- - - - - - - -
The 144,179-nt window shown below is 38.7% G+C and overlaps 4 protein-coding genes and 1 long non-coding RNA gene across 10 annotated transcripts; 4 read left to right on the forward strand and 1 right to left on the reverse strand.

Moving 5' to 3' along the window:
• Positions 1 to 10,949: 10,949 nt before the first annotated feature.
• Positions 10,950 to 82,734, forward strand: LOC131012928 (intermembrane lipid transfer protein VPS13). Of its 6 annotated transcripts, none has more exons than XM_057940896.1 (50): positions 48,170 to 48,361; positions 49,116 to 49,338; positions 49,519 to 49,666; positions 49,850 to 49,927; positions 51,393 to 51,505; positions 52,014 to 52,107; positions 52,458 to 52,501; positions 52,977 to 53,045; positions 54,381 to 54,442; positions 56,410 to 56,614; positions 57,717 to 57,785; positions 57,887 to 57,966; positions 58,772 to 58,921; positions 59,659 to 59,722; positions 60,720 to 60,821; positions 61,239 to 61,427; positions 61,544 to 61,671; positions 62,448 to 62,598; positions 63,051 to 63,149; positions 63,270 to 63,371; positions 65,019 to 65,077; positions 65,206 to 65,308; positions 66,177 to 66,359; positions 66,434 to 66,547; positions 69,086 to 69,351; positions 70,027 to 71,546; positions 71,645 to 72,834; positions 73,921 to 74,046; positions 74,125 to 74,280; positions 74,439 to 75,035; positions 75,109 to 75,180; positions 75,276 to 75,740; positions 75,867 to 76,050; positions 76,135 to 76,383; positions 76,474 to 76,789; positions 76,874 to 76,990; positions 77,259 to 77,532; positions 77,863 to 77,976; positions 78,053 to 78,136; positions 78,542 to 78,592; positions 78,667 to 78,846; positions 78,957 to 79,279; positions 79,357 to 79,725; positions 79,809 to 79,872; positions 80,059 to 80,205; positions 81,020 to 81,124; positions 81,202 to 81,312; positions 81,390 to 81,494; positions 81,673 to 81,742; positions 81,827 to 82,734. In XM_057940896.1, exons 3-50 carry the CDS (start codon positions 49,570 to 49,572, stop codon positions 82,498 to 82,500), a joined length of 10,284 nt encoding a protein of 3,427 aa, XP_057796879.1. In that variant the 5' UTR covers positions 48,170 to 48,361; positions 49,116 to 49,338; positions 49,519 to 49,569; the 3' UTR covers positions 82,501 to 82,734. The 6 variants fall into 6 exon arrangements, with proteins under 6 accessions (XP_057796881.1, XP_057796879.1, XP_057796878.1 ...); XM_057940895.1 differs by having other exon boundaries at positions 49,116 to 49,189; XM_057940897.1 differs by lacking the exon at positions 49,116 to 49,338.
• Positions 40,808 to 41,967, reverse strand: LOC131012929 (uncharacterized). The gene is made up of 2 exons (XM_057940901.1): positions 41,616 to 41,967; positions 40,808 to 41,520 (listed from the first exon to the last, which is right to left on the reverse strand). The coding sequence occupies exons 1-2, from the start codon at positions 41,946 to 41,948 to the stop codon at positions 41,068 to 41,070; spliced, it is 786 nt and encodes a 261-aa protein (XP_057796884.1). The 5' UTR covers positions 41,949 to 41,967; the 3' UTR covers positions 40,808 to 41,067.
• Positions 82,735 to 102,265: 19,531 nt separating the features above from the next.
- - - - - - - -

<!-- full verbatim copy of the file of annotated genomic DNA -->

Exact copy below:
The 144,179-nt window shown below is 38.7% G+C and overlaps 4 protein-coding genes and 1 long non-coding RNA gene across 10 annotated transcripts; 4 read left to right on the forward strand and 1 right to left on the reverse strand.

Moving 5' to 3' along the window:
• Positions 1 to 10,949: 10,949 nt before the first annotated feature.
• Positions 10,950 to 82,734, forward strand: LOC131012928 (intermembrane lipid transfer protein VPS13). Of its 6 annotated transcripts, none has more exons than XM_057940896.1 (50): positions 48,170 to 48,361; positions 49,116 to 49,338; positions 49,519 to 49,666; positions 49,850 to 49,927; positions 51,393 to 51,505; positions 52,014 to 52,107; positions 52,458 to 52,501; positions 52,977 to 53,045; positions 54,381 to 54,442; positions 56,410 to 56,614; positions 57,717 to 57,785; positions 57,887 to 57,966; positions 58,772 to 58,921; positions 59,659 to 59,722; positions 60,720 to 60,821; positions 61,239 to 61,427; positions 61,544 to 61,671; positions 62,448 to 62,598; positions 63,051 to 63,149; positions 63,270 to 63,371; positions 65,019 to 65,077; positions 65,206 to 65,308; positions 66,177 to 66,359; positions 66,434 to 66,547; positions 69,086 to 69,351; positions 70,027 to 71,546; positions 71,645 to 72,834; positions 73,921 to 74,046; positions 74,125 to 74,280; positions 74,439 to 75,035; positions 75,109 to 75,180; positions 75,276 to 75,740; positions 75,867 to 76,050; positions 76,135 to 76,383; positions 76,474 to 76,789; positions 76,874 to 76,990; positions 77,259 to 77,532; positions 77,863 to 77,976; positions 78,053 to 78,136; positions 78,542 to 78,592; positions 78,667 to 78,846; positions 78,957 to 79,279; positions 79,357 to 79,725; positions 79,809 to 79,872; positions 80,059 to 80,205; positions 81,020 to 81,124; positions 81,202 to 81,312; positions 81,390 to 81,494; positions 81,673 to 81,742; positions 81,827 to 82,734. In XM_057940896.1, exons 3-50 carry the CDS (start codon positions 49,570 to 49,572, stop codon positions 82,498 to 82,500), a joined length of 10,284 nt encoding a protein of 3,427 aa, XP_057796879.1. In that variant the 5' UTR covers positions 48,170 to 48,361; positions 49,116 to 49,338; positions 49,519 to 49,569; the 3' UTR covers positions 82,501 to 82,734. The 6 variants fall into 6 exon arrangements, with proteins under 6 accessions (XP_057796881.1, XP_057796879.1, XP_057796878.1 ...); XM_057940895.1 differs by having other exon boundaries at positions 49,116 to 49,189; XM_057940897.1 differs by lacking the exon at positions 49,116 to 49,338.
• Positions 40,808 to 41,967, reverse strand: LOC131012929 (uncharacterized). The gene is made up of 2 exons (XM_057940901.1): positions 41,616 to 41,967; positions 40,808 to 41,520 (listed from the first exon to the last, which is right to left on the reverse strand). The coding sequence occupies exons 1-2, from the start codon at positions 41,946 to 41,948 to the stop codon at positions 41,068 to 41,070; spliced, it is 786 nt and encodes a 261-aa protein (XP_057796884.1). The 5' UTR covers positions 41,949 to 41,967; the 3' UTR covers positions 40,808 to 41,067.
• Positions 82,735 to 102,265: 19,531 nt separating the features above from the next.